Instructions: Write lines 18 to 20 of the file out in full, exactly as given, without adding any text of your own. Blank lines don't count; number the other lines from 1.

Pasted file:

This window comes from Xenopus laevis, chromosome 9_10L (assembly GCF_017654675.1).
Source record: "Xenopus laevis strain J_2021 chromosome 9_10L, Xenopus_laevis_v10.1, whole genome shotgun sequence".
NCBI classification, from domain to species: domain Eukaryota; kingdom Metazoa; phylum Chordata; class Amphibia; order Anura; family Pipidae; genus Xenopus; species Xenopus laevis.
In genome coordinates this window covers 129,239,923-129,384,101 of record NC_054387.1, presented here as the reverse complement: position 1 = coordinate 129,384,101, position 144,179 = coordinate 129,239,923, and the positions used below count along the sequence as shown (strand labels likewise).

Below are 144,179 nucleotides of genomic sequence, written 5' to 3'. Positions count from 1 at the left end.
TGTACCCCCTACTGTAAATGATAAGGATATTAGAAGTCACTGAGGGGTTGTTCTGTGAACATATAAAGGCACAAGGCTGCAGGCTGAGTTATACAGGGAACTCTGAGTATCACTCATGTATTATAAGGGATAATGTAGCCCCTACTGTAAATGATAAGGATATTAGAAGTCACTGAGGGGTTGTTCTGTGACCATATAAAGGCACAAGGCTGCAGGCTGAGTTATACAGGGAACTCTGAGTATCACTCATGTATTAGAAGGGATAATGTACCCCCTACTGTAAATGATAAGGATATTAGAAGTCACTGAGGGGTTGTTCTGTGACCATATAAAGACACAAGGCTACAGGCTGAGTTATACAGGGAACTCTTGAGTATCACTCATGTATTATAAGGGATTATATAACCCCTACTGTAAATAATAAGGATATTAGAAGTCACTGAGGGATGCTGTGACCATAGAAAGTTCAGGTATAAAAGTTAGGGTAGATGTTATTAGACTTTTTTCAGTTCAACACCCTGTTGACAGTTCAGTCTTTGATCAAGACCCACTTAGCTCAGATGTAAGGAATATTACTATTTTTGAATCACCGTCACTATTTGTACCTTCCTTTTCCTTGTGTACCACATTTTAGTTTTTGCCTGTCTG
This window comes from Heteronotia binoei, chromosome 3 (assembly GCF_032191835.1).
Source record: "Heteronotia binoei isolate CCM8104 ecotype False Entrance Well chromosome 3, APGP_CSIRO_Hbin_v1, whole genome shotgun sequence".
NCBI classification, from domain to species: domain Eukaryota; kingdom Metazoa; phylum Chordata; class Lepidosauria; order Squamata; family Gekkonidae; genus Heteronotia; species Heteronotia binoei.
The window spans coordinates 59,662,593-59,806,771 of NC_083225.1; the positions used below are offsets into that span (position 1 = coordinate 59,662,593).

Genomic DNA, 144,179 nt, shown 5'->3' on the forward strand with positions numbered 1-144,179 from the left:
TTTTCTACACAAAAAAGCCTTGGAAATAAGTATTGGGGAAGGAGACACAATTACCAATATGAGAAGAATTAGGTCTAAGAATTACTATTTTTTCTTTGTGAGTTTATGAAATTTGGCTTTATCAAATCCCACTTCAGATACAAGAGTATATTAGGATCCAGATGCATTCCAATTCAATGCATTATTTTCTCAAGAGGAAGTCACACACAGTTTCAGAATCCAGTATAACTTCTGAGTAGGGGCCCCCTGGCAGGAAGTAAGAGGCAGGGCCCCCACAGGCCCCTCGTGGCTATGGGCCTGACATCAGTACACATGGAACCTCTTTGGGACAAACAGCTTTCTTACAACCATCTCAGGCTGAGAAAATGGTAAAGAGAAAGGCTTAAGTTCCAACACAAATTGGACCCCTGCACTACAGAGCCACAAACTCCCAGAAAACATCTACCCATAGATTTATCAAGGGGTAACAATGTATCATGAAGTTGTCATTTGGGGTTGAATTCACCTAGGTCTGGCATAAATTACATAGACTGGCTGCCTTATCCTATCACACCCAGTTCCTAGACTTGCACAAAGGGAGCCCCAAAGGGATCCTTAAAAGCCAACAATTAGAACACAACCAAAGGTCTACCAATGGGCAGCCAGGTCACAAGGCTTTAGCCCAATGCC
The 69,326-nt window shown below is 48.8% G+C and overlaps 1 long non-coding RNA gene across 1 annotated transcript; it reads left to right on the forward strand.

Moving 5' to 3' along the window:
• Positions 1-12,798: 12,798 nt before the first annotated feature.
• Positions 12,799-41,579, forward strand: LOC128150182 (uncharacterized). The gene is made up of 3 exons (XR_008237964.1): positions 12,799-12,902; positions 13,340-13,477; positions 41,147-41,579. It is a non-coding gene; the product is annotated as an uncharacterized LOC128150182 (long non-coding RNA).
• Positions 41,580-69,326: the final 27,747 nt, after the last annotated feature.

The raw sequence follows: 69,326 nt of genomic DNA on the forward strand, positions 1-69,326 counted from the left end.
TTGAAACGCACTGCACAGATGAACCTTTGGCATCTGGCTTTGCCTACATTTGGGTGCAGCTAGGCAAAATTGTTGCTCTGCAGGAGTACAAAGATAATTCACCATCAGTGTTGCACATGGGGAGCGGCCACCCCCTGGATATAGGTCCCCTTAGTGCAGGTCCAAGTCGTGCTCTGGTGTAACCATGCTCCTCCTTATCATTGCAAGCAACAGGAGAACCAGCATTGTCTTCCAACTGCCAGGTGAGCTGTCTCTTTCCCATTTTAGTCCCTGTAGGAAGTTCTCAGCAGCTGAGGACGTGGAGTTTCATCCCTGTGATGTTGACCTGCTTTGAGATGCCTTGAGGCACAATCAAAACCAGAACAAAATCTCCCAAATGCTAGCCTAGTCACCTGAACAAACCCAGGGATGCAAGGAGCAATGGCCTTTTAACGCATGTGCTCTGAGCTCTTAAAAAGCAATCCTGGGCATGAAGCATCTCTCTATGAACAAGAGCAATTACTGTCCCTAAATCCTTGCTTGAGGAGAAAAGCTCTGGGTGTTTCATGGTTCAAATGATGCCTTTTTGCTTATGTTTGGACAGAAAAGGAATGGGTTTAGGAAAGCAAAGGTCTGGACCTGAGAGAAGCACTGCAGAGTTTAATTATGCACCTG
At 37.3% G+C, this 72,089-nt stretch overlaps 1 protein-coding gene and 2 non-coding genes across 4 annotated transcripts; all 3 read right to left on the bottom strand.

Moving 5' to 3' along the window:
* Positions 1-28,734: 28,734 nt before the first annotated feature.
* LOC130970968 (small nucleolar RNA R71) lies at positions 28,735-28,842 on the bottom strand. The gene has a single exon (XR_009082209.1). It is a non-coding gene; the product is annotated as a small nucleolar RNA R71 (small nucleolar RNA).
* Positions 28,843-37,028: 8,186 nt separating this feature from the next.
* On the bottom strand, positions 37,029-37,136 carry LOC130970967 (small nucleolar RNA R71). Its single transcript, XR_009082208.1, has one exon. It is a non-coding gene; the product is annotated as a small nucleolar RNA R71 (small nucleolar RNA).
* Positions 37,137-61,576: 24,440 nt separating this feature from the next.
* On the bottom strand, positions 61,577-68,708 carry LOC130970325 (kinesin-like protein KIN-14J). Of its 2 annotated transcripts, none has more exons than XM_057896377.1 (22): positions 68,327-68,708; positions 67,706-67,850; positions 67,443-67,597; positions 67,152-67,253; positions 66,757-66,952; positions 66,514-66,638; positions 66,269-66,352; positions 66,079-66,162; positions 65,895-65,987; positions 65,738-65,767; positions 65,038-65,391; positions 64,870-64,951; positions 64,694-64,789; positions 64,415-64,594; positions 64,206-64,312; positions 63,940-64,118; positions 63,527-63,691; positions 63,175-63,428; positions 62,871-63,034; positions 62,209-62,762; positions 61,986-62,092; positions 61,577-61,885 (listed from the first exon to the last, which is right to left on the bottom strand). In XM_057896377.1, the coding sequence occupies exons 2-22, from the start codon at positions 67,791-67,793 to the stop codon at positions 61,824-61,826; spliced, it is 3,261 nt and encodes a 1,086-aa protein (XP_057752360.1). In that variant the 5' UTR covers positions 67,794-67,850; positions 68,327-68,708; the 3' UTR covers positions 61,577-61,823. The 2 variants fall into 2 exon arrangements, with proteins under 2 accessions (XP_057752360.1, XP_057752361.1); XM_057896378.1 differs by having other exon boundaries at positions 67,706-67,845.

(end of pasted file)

The raw sequence follows: 69,326 nt of genomic DNA on the forward strand, positions 1-69,326 counted from the left end.
TTGAAACGCACTGCACAGATGAACCTTTGGCATCTGGCTTTGCCTACATTTGGGTGCAGCTAGGCAAAATTGTTGCTCTGCAGGAGTACAAAGATAATTCACCATCAGTGTTGCACATGGGGAGCGGCCACCCCCTGGATATAGGTCCCCTTAGTGCAGGTCCAAGTCGTGCTCTGGTGTAACCATGCTCCTCCTTATCATTGCAAGCAACAGGAGAACCAGCATTGTCTTCCAACTGCCAGGTGAGCTGTCTCTTTCCCATTTTAGTCCCTGTAGGAAGTTCTCAGCAGCTGAGGACGTGGAGTTTCATCCCTGTGATGTTGACCTGCTTTGAGATGCCTTGAGGCACAATCAAAACCAGAACAAAATCTCCCAAATGCTAGCCTAGTCACCTGAACAAACCCAGGGATGCAAGGAGCAATGGCCTTTTAACGCATGTGCTCTGAGCTCTTAAAAAGCAATCCTGGGCATGAAGCATCTCTCTATGAACAAGAGCAATTACTGTCCCTAAATCCTTGCTTGAGGAGAAAAGCTCTGGGTGTTTCATGGTTCAAATGATGCCTTTTTGCTTATGTTTGGACAGAAAAGGAATGGGTTTAGGAAAGCAAAGGTCTGGACCTGAGAGAAGCACTGCAGAGTTTAATTATGCACCTG
At 37.3% G+C, this 72,089-nt stretch overlaps 1 protein-coding gene and 2 non-coding genes across 4 annotated transcripts; all 3 read right to left on the bottom strand.